Monday, March 30, 2009

Defending ACORN

The best two arguments that I've heard in defense of ACORN are 1) " is ACORN itself that is being defrauded by the[eir] workers.” and 2) The evidence shows that there is very little voter fraud.

Both of these are VERY TRUE. However, they are also VERY IRRELEVANT.

1) With this logic, it’s not the fault of the Peanut Butter factories’ policies or their processes or their procedures for the recent salmonella poisonings….instead (using the above logic) it’s the fault of their workers. Let’s peek at the relevant facts: To varying degrees, all companies/non-profits are responsible for their actions. So, ACORN is responsible not only for their workers, but also for their policies, processes, and procedures that lead to registration fraud.

2) Registration fraud is not the same as voter fraud. So, using the lack of voter fraud as proof that registration fraud shouldn't be cleaned up is irrelevant.

Take those two things away and,,,,,What's the defense of ACORN again?


  1. I believe both of your analogies are wrong, Rich.

    1) The peanut butter factories willfully ignored their failing test results, and thus were accomplices in that debacle. Whereas ACORN was doing exactly what they are supposed to do by turning in to the authorities the registrations they believed to be fraudulent.

    2) That logic would be fine if the GOP were indeed hyping it as registration fraud. But they're not. They're hyping it as voter fraud. Thus pointing out that it's not voter fraud is a valid rebuttal. And the fact remains that there were less than a handful of voter fraud cases in the last election. Want to talk about diebolt machines in Ohio (and elsewhere) in '04 (and still), consistent voter caging efforts by the GOP, the now that's another topic ;).

    One of the reasons I switched parties way back when was the desire to err on the side of people trying to encourage more people to exercise their right to vote, as opposed to the people who are constantly trying to find new ways to prevent people from voting. And if we cut through all the hype and spin, that's ultimately what the GOP's problem with ACORN comes down to. The GOP strategists smartly know that ACORN is working to register folks in poor areas, who are overwhelmingly minority and big-D Democratic, so they invent boogeymen to try and stop that from happening. It's purely political strategy.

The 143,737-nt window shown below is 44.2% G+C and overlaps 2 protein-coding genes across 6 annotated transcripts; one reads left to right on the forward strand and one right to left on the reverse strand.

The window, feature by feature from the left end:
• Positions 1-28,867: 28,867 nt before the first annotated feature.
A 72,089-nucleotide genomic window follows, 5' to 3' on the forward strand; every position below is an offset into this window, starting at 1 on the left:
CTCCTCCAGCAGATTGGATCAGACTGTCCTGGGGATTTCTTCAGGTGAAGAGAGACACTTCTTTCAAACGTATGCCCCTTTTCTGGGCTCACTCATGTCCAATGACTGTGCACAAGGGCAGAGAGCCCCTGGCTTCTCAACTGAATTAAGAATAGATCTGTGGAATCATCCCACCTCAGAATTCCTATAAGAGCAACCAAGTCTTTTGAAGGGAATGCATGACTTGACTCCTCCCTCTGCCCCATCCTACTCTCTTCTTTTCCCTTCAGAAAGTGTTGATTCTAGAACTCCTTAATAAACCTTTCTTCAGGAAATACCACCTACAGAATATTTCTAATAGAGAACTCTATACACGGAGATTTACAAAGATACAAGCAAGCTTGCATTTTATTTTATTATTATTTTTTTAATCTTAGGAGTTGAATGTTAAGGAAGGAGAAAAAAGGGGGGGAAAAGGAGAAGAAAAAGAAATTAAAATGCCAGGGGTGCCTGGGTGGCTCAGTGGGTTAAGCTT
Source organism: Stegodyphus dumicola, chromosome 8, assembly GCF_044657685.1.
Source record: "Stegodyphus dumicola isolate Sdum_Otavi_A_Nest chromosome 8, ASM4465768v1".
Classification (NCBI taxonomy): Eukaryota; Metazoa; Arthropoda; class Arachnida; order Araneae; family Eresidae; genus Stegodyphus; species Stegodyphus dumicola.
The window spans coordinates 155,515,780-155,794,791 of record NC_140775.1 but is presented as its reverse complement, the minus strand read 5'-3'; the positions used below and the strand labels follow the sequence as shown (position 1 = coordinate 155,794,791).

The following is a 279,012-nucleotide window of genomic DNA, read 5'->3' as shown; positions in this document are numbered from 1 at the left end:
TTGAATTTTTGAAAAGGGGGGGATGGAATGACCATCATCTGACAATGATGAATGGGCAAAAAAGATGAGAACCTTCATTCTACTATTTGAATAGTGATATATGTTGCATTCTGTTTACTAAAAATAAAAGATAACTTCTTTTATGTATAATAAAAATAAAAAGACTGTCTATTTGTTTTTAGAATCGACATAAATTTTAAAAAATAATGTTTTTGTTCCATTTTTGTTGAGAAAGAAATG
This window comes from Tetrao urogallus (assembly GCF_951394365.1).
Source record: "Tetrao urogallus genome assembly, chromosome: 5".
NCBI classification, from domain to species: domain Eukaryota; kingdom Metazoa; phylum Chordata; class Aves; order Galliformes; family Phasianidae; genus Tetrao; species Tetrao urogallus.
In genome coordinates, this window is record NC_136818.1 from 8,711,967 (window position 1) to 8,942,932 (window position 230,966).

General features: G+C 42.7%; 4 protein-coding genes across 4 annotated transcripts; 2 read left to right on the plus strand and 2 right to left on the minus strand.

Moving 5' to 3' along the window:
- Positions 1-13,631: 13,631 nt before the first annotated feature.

2. just wanted to add further rebuttal to point 1):

    ACORN's "policies, processes, and procedures" obviously worked because they caught the fraudulent registrations and turned them into the elections officials as they're supposed to do. So their "policies, processes, and procedures" system worked exactly as designed...what's the problem? Whereas the p.b. companies received information that they weren't in compliance with the law and instead of going to the FDA with that info - as the fine folks at ACORN would have done in this analogy - decided to try and sweep it under the rug. Again, 180 degree difference.

  3. Please forgive me for using the peanut butter analogy. Instead of going round and round defending it; I'll just admit that it didn't work and try something else. I don't know why it didn't work, but the fact reamins that it didn't work, so I'll move on. Fair enough?

    Can we agree that ANY registration fraud is a bad thing?

    Can we agree that avoidable registration fraud should be avoided?

    My #1 and #2 were designed to show that 1) ACORN is responsible for preventing preventable things.... and 2) you and both agree that voter fraud is relatively speaking a non issue so why keep bringing it up?

    IMHO what ACORN is responsible for and what they should do is design a system that does not incentivize their workers to commit fraud. That's all I'm after. Just take responsibility for their responsibilities.

    Is that too much to ask for?

  4. Let me bring an observation to light here. Acorn didn't start correcting any registration fraud problems until they were caught with their hands in the "cookie jar".